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'Sandwich King' Jeff Mauro Picks Favorite Chicago Spots

Jeff Mauro

  First Posted: 09/23/11 11:59 AM ET Updated: 09/23/11 12:00 PM ET

If anyone knows sandwiches in Chicago, it would be the animated, self-proclaimed “sandwich king," Jeff Mauro.

The 33 year-old Elmwood Park resident was recently named “The Next Food Network Star" and now has a new show appropriately titled “Sandwich King.” Mauro spoke with City'sBest about his favorite Chicago food spots--and how local classics have inspired his own sandwich creations.

Which of your sandwiches on the show are Chicago-inspired?

The Italian Beef sandwich I do is just a great sandwich, but also inspired by the Chicago original Italian beef sandwich done at home. [It's] difficult because nobody has a deli slicer at home and that’s part of it; that shaved roast that they soak in the au jus. [I] did it like a pot-roast style so you braise the meat and pull it and you mimic that softness of the meat without having to go and invest $1,500 in a good deli slicer. I grew up eating that sandwich, most people around here have. Also, I’m doing a standard Polish, which is a Polish sausage sandwich that you can get at a lot of the fast food joints around here. Yellow mustard, perfectly caramelized onions, sport peppers on a poppy seed bun and that’s inspired by going to Maxwell Street as a kid and currently eating these things whether it be in the afternoon or three in the morning.

You mention Maxwell Street. What places that you visit or particular chefs have given you a bit of inspiration and carried over into your sandwiches?
There’s a great place called Danny’s Deli in Melrose Park. They do a great fried meatball sandwich, which is unlike any other meatball sub or sandwich you’ve ever had. The woman’s name there is Paula and I’ve known her ever since I was a child and she’s still cooking there to this day. I’m not going to give away her age, but she’s been doing it for a long time and the food reflects that. She’s always been an inspiration. I think just all the Italian delis anywhere. You can find them in almost any neighborhood, in every suburb, in the city. You’re never far away from getting great Italian meats, getting a fresh sub made for you to order; just having all those ingredients available to me since I was a kid have inspired me just to love sandwiches.

Any chance for a “Sandwich King” food truck to hit the streets?
You know, I think there’s always a possibility. I’m waiting for Chicago to loosen its laws on the food truck situation here. Right now you can’t prepare any foods, you can only serve prepared foods on the food truck. You can’t technically cook on the food truck, which defeats a lot of the purpose of having a mobile shop that you can take around and everyone can enjoy hot, fresh, mostly affordable food. So until then, I’ll stand my ground ‘til the legislation changes here.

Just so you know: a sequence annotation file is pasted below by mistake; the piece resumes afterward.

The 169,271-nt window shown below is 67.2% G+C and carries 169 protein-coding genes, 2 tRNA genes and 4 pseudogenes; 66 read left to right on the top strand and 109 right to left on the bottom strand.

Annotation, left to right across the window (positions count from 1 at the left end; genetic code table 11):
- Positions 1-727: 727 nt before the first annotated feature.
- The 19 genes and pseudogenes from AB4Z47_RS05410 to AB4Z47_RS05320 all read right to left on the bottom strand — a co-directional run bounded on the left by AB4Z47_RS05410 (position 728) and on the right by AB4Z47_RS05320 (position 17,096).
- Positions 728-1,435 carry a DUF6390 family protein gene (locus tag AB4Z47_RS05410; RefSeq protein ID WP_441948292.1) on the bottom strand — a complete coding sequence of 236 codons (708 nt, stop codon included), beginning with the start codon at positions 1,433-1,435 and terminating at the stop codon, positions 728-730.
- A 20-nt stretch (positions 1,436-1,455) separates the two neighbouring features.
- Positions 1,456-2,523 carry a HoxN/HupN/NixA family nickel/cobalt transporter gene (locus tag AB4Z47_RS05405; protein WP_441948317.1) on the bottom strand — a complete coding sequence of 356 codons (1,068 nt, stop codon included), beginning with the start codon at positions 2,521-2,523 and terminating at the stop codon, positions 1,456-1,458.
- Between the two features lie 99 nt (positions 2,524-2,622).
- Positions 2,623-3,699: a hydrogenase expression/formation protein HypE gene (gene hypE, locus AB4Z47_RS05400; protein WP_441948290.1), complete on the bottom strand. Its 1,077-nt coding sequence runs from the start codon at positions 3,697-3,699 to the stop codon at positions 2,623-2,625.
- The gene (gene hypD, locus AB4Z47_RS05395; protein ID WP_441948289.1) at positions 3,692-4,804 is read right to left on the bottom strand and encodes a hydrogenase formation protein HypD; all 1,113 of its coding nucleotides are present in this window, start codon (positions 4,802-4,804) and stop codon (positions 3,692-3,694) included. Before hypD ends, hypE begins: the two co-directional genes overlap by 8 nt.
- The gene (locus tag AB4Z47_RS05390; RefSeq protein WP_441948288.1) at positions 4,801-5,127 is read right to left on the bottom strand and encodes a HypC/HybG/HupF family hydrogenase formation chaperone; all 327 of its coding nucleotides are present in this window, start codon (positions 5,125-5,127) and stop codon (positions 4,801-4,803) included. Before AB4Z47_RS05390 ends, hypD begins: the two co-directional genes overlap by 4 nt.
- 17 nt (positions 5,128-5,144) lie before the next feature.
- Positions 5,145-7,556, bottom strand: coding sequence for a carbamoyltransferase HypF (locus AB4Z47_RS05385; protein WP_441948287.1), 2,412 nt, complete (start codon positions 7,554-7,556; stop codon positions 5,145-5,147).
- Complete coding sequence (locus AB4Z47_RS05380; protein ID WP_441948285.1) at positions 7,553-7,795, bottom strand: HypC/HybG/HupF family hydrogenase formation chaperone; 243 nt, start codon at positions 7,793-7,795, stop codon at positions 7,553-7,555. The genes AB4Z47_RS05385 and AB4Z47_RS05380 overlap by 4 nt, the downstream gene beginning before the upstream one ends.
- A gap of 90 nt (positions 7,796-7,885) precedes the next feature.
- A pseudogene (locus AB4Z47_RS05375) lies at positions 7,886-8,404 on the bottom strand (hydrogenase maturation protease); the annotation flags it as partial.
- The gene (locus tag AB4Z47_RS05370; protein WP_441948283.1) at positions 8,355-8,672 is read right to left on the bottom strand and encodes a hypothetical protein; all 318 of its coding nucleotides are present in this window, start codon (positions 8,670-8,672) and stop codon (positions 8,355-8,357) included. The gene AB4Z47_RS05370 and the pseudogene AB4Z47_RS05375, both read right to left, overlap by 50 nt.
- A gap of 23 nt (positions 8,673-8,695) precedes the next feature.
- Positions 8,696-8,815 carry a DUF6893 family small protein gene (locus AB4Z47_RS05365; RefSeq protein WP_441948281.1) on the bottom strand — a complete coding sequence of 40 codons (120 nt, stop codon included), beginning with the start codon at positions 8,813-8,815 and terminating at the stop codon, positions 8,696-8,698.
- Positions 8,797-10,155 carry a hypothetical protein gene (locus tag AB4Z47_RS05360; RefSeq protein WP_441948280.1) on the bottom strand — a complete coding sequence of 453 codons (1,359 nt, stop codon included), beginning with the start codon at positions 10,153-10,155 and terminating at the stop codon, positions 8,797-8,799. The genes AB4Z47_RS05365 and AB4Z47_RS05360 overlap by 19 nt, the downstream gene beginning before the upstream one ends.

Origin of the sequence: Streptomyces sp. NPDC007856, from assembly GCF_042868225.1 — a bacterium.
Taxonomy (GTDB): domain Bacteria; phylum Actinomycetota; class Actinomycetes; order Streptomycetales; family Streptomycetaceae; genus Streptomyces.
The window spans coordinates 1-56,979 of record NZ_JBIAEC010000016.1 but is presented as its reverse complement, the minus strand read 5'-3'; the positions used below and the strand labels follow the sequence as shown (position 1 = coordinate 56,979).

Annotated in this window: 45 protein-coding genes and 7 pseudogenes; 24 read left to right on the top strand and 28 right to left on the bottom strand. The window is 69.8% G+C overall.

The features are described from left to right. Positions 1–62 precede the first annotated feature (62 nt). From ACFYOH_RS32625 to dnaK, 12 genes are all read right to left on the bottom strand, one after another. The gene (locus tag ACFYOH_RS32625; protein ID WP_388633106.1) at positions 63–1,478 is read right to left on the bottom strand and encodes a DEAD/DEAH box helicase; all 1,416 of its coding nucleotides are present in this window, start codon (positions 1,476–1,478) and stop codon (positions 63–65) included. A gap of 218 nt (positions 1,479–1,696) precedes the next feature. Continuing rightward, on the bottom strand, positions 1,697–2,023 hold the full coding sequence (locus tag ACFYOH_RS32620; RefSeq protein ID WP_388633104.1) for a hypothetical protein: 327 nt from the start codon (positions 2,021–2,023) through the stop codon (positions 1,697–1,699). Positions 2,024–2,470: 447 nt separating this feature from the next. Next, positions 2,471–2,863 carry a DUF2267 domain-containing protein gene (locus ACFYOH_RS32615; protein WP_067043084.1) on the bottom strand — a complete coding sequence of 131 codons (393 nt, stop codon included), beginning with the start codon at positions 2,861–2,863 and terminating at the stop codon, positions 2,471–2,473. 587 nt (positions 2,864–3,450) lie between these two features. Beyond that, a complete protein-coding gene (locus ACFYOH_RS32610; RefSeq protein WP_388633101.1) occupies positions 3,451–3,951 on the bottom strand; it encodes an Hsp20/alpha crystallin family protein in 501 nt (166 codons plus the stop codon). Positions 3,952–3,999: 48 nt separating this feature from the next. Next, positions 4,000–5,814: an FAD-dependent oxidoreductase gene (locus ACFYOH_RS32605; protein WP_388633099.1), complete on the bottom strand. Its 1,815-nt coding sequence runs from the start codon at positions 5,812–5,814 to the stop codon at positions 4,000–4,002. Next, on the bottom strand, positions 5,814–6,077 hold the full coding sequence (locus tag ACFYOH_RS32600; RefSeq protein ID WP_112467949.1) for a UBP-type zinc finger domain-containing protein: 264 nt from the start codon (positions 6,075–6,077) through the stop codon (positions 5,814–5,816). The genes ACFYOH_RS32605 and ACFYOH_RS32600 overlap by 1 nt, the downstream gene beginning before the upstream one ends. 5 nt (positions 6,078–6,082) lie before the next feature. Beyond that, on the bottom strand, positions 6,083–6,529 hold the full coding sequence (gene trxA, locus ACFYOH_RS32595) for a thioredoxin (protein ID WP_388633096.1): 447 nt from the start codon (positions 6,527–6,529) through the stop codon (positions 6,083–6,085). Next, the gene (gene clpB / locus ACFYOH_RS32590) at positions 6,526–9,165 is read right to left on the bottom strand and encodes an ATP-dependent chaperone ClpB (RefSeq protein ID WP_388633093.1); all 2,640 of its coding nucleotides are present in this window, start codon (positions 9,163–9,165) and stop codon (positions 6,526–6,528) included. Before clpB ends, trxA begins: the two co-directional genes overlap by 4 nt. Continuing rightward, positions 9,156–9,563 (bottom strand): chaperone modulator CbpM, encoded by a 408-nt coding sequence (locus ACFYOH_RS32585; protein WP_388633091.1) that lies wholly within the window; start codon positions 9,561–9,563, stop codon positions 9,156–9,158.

What is your favorite sandwich to eat while watching a Bears game?
You can’t go wrong with a tray of Italian subs. You can get them anywhere. Me, I like the ones from Alpine in Elmwood Park, which is literally three blocks away from me. You get a nice tray; it’s fresh, it’s on good bread, they use good meats, the oil and vinegar is awesome. You can leave it out, you don’t have to worry about keeping it cool and people love to grab those and then just motor through them, have three to four or five four-inch pieces. There’s also a great sub place called Nottoli in Chicago on Harlem Avenue. I just had a sandwich from there last night. My in-laws brought it over. It was fantastic. You can’t go wrong with a big sub. This way you can go pick it up, have something you know is good, focus on the game, and eating and drinking with your friends.

As far as sandwiches go, other than your own, of course, what’s the real deal, a Chicago sandwich like none other?
Let’s see… I think Italian beef obviously; it’s born, bred here. You can really only find it here and maybe other neighboring Midwest cities. The Jibarito; I’m doing that on my show, the last episode I believe. That was a Puerto Rican-influenced sandwich made not with bread or buns, but twice fried smashed plantains as a bun. That is definitely a Chicago original. It’s fairly newer, only invented in the early ‘90s. We’re still at the baby stages at that one.

Best Cuban sandwich?
There’s a good one I’ve had at Café 28 on Irving Park.

Get some of Mauro's many recipes here, including his Chicago Italian beef sandwich (pot roast-style) and his Maxwell Street-style Polish sausage sandwich.

“I’m doing this for not just me or my family, I’m doing this for the city and I think it’s about time Chicago had a presence on the Food Network and that was my goal and drive from the beginning was to showcase the city,” Mauro said. “It’s not just a façade, there’s an ingrained love in me of this place.”

You can catch “Sandwich King,” with Jeff Mauro, Sunday mornings at 10:30 a.m. CST on Food Network.

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